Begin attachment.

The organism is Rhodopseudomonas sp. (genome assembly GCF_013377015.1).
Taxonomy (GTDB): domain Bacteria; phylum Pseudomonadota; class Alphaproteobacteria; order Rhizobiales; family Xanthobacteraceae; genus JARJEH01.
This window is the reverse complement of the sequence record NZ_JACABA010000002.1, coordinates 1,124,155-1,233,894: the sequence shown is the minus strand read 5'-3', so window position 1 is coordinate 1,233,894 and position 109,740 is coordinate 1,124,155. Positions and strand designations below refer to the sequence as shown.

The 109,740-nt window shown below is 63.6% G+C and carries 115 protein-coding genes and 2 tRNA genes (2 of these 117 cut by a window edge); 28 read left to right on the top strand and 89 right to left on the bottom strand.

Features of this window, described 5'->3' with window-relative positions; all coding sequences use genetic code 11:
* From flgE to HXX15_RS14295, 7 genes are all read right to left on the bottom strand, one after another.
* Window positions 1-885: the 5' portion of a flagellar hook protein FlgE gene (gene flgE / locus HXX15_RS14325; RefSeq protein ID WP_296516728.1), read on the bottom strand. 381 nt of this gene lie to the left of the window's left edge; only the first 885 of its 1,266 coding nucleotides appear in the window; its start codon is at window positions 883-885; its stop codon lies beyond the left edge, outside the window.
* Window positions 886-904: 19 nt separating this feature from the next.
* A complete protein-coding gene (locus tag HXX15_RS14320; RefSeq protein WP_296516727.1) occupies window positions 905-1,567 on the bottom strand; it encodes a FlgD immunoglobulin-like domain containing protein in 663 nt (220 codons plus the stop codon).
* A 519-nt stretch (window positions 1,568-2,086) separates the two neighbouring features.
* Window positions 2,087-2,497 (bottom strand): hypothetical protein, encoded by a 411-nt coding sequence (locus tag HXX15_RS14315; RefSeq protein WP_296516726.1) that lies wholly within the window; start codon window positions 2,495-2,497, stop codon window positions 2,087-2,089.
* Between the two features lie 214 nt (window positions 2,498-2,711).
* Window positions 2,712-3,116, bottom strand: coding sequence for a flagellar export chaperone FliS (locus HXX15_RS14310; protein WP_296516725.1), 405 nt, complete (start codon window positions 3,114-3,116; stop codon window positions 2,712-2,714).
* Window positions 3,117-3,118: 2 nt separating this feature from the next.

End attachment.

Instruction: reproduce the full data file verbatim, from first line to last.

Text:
The organism is Rhodopseudomonas sp. (genome assembly GCF_013377015.1).
Taxonomy (GTDB): domain Bacteria; phylum Pseudomonadota; class Alphaproteobacteria; order Rhizobiales; family Xanthobacteraceae; genus JARJEH01.
This window is the reverse complement of the sequence record NZ_JACABA010000002.1, coordinates 1,124,155-1,233,894: the sequence shown is the minus strand read 5'-3', so window position 1 is coordinate 1,233,894 and position 109,740 is coordinate 1,124,155. Positions and strand designations below refer to the sequence as shown.

The 109,740-nt window shown below is 63.6% G+C and carries 115 protein-coding genes and 2 tRNA genes (2 of these 117 cut by a window edge); 28 read left to right on the top strand and 89 right to left on the bottom strand.

Features of this window, described 5'->3' with window-relative positions; all coding sequences use genetic code 11:
* From flgE to HXX15_RS14295, 7 genes are all read right to left on the bottom strand, one after another.
* Window positions 1-885: the 5' portion of a flagellar hook protein FlgE gene (gene flgE / locus HXX15_RS14325; RefSeq protein ID WP_296516728.1), read on the bottom strand. 381 nt of this gene lie to the left of the window's left edge; only the first 885 of its 1,266 coding nucleotides appear in the window; its start codon is at window positions 883-885; its stop codon lies beyond the left edge, outside the window.
* Window positions 886-904: 19 nt separating this feature from the next.
* A complete protein-coding gene (locus tag HXX15_RS14320; RefSeq protein WP_296516727.1) occupies window positions 905-1,567 on the bottom strand; it encodes a FlgD immunoglobulin-like domain containing protein in 663 nt (220 codons plus the stop codon).
* A 519-nt stretch (window positions 1,568-2,086) separates the two neighbouring features.
* Window positions 2,087-2,497 (bottom strand): hypothetical protein, encoded by a 411-nt coding sequence (locus tag HXX15_RS14315; RefSeq protein WP_296516726.1) that lies wholly within the window; start codon window positions 2,495-2,497, stop codon window positions 2,087-2,089.
* Between the two features lie 214 nt (window positions 2,498-2,711).
* Window positions 2,712-3,116, bottom strand: coding sequence for a flagellar export chaperone FliS (locus HXX15_RS14310; protein WP_296516725.1), 405 nt, complete (start codon window positions 3,114-3,116; stop codon window positions 2,712-2,714).
* Window positions 3,117-3,118: 2 nt separating this feature from the next.